“The beginning is the most important part of the work.” Plato, THE REPUBLIC
Before jumping into the digital dating fray, take a deep breath, exhale, and relax. Dating is supposed to be fun, right? As Plato knew so many centuries ago, how we begin often determines our chances for success. Our first steps are critical in making that all-important first impression and drawing the kind of person to you that you want to date. Too often singles rush into online dating fueled by emotional triggers like eagerness, anxiety, and desire. They quickly sign up for a plethora of web services and apps based solely on their friends’ experiences without fully considering which services best fit their particular needs. Then they slap together a profile, upload it, and hope for the best. This kind of approach will rarely bring success. To avoid wasting time attracting and engaging with the wrong people, your digital platform should clearly communicate who your are, what you want, and what you offer to the thousands of singles who will be looking at your profile online. If you take the time to set yourself up the right way, you’ll save yourself a lot of frustration and disappointment and have much better odds for attracting your ideal mate.
HOW MANY DATING SERVICES ARE RIGHT FOR YOU?
Initially, talking to your friends is a good way to get some candid views of what’s out there. They can tell you the pros and cons of the apps and sites they use, but before signing up for any of them. It’s important to determine how much time you really have for dating and how many websites and apps you can handle or else you can get overwhelmed. I suggest choosing no more than three services or apps when starting out. If offered, try a trial membership before committing. This way you can get a feel for the various features before committing to a membership. Keep your initial list to a minimum. Managing a number of subscriptions takes time, so limiting the number makes the process manageable. It also protects your profile from overexposure. Other daters who’ve subscribed to multiple dating services will certainly see your profile as it pops up. Due to the algorithms used by most dating websites, new profiles or profiles with changes usually zoom to the top. If you are over forty and plastered all over dozens dating websites, other prospects may view you as desperate. Another practical consideration is money. Almost all the dating websites and apps charge fees and this can add up quite quickly. Better to reserve more funds for all of those dates you’re going to score. Remember, after you get comfortable with the nuances of online dating, you can always sign up on additional websites.
Do Your Research - A great way to get started is by looking at other profiles and seeing what others have done that you like. Ask yourself what kind of information was shared and how it was framed that sparked your interest. This includes not only what others included, but also what was left out of these profiles that made you want to know more about that particular person. Scanning profiles doesn’t take long and it can be fun. It’s a worthwhile investment that can help prepare you to craft a winning profile.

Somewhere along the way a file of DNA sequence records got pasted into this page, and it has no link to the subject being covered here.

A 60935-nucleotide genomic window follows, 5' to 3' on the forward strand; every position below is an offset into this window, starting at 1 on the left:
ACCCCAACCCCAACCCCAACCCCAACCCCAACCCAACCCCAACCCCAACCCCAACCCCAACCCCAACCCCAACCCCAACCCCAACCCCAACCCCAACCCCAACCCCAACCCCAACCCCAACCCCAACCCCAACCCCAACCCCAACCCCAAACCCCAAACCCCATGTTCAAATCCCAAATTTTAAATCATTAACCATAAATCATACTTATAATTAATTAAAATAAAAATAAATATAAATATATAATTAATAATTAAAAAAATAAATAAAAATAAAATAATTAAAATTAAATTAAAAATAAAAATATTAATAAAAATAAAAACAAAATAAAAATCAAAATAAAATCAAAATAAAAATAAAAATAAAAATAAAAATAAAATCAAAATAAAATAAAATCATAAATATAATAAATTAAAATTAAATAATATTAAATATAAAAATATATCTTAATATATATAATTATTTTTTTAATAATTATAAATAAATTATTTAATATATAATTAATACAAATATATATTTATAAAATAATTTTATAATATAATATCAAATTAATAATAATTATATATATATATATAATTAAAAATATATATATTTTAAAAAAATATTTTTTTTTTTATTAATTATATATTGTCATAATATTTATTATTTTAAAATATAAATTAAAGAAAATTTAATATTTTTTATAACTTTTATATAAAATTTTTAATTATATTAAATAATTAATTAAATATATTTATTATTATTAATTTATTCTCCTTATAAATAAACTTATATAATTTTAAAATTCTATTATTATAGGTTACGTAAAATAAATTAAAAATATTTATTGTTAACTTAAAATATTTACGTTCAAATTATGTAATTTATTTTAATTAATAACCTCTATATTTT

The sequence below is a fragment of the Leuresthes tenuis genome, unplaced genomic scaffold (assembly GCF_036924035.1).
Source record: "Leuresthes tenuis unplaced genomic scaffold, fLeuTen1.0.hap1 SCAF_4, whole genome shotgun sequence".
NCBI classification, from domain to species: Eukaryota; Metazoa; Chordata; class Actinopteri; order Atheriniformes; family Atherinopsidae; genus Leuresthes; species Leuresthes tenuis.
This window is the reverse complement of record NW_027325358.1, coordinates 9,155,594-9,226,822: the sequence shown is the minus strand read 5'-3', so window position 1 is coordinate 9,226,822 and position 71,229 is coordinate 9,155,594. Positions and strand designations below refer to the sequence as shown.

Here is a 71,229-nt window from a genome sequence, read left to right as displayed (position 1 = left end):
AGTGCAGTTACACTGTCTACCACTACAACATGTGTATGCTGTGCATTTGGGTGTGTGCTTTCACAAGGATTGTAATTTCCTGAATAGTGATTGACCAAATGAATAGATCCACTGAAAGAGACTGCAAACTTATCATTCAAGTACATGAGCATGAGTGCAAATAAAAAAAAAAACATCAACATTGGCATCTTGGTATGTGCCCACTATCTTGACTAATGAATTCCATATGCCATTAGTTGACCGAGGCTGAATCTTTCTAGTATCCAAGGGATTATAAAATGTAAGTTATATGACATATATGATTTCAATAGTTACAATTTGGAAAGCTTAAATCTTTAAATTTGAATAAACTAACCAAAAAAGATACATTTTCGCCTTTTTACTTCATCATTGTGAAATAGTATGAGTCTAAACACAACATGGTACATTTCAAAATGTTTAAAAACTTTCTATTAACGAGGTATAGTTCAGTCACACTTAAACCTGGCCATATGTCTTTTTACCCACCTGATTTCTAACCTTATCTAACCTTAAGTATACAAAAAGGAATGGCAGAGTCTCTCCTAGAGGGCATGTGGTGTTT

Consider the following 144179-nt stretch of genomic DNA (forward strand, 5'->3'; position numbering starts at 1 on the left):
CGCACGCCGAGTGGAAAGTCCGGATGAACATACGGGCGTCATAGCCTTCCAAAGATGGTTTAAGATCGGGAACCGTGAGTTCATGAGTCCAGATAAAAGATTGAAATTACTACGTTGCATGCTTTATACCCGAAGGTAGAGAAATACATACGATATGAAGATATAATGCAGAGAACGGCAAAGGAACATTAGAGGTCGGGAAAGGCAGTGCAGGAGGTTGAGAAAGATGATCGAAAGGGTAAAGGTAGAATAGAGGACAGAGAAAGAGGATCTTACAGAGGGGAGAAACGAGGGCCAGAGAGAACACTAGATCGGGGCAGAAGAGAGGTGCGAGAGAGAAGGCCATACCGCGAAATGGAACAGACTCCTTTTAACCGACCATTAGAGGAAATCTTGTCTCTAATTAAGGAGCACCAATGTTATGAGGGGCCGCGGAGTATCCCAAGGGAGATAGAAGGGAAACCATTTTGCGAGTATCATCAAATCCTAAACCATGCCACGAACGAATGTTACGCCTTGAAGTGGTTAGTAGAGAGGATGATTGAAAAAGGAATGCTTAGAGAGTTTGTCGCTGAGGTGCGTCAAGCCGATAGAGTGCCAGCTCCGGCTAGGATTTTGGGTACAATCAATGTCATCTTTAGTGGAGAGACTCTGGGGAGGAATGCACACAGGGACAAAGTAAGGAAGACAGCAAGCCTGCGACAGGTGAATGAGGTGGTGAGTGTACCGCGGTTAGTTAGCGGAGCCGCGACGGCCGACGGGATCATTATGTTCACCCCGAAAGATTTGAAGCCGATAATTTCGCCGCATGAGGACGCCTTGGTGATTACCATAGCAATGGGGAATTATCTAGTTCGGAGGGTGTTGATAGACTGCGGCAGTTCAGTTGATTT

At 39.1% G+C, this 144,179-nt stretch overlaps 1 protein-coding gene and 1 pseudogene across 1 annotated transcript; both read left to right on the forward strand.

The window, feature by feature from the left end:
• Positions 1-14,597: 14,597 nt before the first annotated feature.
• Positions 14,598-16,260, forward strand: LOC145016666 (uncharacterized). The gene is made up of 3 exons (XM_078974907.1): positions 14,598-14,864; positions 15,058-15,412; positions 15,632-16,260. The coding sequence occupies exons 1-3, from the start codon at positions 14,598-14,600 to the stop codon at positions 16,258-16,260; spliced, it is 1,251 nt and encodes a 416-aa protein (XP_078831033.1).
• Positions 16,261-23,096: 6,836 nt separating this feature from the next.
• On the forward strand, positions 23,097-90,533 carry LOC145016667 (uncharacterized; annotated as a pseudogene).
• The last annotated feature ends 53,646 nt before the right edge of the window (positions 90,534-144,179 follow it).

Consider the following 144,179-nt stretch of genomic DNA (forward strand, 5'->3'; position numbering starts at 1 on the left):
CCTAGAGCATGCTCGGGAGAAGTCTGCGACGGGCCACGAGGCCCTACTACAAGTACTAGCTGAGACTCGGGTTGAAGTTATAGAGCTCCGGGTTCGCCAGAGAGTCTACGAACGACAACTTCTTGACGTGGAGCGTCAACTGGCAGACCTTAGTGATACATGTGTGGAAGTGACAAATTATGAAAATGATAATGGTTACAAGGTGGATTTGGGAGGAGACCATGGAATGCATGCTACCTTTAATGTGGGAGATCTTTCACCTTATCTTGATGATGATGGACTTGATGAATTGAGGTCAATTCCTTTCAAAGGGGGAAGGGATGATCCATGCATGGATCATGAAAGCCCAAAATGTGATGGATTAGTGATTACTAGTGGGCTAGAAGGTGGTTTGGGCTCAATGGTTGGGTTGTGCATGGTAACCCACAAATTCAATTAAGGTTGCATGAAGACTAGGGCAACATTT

Keep it Brief and to the Point - Putting together a crisp, to-the-point bio may sound easy, but many daters over forty including professionals, business executives, and teachers struggle when crafting their online dating ‘resume’. Many are uncertain where to begin and what to highlight in their profile. They over-think the process and weave long, wordy, tedious biographies instead of short, easily digestible profiles. Age is certainly a factor in this. The older we get, the more we’ve seen and done. Many of us may have already gone through first marriages and careers and are already into the second and third chapters of our lives. So it’s better to keep this biography streamlined. Focus on current interests and only include details that are important to you now. Remember, the profile is a reflection of the person who writes it. So regardless of good looks or personal accomplishments, if what they post is overly long, ponderous bio, readers will subconsciously wonder if he or she is boring, too. That’s why it is important to keep your copy focused and on the short side. Everything included should only reinforce your personal brand image.
On the flip side, keeping things brief does not mean writing so little that things appear disjointed, and for some brevity is a euphemism for laziness. For example, there are a lot of guys who don’t take their profile seriously. They throw a few sentences together and post it with a few random photos. They assume that everyone will know who they are and what they are all about, but, the point is, everyone doesn’t, and most won’t waste time trying to find out when there are so many other profiles that are clearer and easier to read. A dater’s bio and photos are the most critical components of your online dating presence, so it’s worth the time to craft them to a level of the people they want to meet. So, what should you include?
Cover the basics about yourself, the type of person you are looking for, and what you have to offer. That means sharing what you do for a living, where you live, your interests, and the kind of people with whom you like to socialize. A few short paragraphs are all that’s necessary. Keep your profile crisp, short, and fun. Leaving a little mystery and something for the imagination can work wonders.
To be continued…